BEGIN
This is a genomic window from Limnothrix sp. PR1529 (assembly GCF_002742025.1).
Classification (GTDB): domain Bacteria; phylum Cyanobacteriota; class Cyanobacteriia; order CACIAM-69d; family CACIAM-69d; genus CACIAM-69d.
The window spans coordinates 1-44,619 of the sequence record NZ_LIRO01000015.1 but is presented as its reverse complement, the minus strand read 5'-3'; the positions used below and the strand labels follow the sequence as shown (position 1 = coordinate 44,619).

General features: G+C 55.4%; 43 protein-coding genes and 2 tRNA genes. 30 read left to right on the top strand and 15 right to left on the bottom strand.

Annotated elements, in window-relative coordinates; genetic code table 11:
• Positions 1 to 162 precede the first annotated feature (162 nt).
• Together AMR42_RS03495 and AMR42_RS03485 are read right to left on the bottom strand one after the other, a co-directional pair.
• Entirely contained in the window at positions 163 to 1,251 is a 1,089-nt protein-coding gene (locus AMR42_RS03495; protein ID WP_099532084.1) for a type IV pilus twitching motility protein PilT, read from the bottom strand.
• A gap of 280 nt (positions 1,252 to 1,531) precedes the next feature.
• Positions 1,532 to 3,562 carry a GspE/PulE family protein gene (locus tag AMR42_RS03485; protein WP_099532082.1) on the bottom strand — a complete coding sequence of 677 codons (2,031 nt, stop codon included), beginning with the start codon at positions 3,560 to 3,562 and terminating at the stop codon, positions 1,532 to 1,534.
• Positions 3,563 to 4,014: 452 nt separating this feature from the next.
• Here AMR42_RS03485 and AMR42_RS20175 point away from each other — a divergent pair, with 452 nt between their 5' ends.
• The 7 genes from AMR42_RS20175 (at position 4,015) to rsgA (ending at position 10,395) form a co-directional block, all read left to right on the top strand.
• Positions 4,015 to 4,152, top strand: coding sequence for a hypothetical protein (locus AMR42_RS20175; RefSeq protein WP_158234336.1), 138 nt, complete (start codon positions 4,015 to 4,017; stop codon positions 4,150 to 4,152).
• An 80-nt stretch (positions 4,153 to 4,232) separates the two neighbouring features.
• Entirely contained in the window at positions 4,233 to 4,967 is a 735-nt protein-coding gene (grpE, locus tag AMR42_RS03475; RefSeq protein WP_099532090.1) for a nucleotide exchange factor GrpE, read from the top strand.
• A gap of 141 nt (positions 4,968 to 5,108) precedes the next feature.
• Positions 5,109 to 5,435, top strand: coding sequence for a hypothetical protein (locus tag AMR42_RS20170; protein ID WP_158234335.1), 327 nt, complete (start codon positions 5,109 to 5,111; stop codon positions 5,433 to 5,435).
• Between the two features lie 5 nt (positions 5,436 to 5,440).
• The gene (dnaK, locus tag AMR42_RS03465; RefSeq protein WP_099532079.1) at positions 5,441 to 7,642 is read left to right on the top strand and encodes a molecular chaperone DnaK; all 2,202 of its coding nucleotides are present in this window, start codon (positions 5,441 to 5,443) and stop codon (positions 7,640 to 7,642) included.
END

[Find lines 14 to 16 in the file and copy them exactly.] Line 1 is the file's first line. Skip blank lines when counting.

• Positions 4,015 to 4,152, top strand: coding sequence for a hypothetical protein (locus AMR42_RS20175; RefSeq protein WP_158234336.1), 138 nt, complete (start codon positions 4,015 to 4,017; stop codon positions 4,150 to 4,152).
• An 80-nt stretch (positions 4,153 to 4,232) separates the two neighbouring features.
• Entirely contained in the window at positions 4,233 to 4,967 is a 735-nt protein-coding gene (grpE, locus tag AMR42_RS03475; RefSeq protein WP_099532090.1) for a nucleotide exchange factor GrpE, read from the top strand.